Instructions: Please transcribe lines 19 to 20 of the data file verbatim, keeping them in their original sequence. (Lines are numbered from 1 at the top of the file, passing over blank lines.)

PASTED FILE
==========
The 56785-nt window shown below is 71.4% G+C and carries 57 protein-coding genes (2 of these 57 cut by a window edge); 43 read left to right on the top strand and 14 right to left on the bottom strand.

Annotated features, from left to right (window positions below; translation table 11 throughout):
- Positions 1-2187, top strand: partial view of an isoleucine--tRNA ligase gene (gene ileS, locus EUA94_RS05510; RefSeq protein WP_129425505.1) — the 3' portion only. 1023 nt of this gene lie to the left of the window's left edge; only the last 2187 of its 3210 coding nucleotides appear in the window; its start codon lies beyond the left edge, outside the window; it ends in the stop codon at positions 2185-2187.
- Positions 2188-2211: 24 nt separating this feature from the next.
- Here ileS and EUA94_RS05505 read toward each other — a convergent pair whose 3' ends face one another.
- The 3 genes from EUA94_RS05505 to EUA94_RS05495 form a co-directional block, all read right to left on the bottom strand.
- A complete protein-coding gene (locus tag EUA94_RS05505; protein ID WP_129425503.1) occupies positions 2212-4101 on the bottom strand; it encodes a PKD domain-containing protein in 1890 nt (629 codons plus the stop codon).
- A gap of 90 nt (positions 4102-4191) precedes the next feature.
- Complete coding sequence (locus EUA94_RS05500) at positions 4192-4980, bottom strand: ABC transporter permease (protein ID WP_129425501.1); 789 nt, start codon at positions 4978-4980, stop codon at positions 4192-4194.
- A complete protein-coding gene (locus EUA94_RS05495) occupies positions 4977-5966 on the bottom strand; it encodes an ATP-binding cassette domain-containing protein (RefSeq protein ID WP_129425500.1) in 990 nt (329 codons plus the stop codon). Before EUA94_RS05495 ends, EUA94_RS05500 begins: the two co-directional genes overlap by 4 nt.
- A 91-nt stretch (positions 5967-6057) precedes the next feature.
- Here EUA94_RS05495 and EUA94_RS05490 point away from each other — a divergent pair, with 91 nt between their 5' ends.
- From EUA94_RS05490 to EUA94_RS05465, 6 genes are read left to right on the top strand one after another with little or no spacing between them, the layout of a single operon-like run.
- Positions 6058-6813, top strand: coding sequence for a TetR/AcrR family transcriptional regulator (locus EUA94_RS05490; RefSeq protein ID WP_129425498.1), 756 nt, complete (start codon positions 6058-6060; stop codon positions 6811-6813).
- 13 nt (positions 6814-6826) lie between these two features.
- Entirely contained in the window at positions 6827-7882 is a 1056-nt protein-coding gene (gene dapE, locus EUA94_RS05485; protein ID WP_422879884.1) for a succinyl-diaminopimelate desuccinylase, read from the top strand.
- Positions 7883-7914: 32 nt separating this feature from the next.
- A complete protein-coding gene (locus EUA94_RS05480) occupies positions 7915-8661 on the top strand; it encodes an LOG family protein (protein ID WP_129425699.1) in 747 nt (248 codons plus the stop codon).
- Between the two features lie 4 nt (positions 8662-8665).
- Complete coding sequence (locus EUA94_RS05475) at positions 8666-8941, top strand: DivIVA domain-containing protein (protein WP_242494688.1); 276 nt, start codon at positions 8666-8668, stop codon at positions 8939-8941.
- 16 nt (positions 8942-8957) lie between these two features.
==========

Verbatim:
- Between the two features lie 4 nt (positions 8662-8665).
- Complete coding sequence (locus EUA94_RS05475) at positions 8666-8941, top strand: DivIVA domain-containing protein (protein WP_242494688.1); 276 nt, start codon at positions 8666-8668, stop codon at positions 8939-8941.